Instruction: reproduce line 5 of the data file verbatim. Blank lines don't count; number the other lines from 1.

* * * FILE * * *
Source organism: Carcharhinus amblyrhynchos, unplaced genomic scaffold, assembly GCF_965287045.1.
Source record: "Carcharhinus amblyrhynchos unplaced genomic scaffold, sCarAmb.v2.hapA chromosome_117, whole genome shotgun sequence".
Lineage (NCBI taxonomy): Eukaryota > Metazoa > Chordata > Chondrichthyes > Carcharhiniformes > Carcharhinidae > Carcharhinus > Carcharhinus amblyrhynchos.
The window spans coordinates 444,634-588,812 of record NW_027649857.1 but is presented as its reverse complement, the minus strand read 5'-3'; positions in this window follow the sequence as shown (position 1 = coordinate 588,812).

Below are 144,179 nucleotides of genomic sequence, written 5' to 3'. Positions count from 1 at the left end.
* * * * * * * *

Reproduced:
Below are 144,179 nucleotides of genomic sequence, written 5' to 3'. Positions count from 1 at the left end.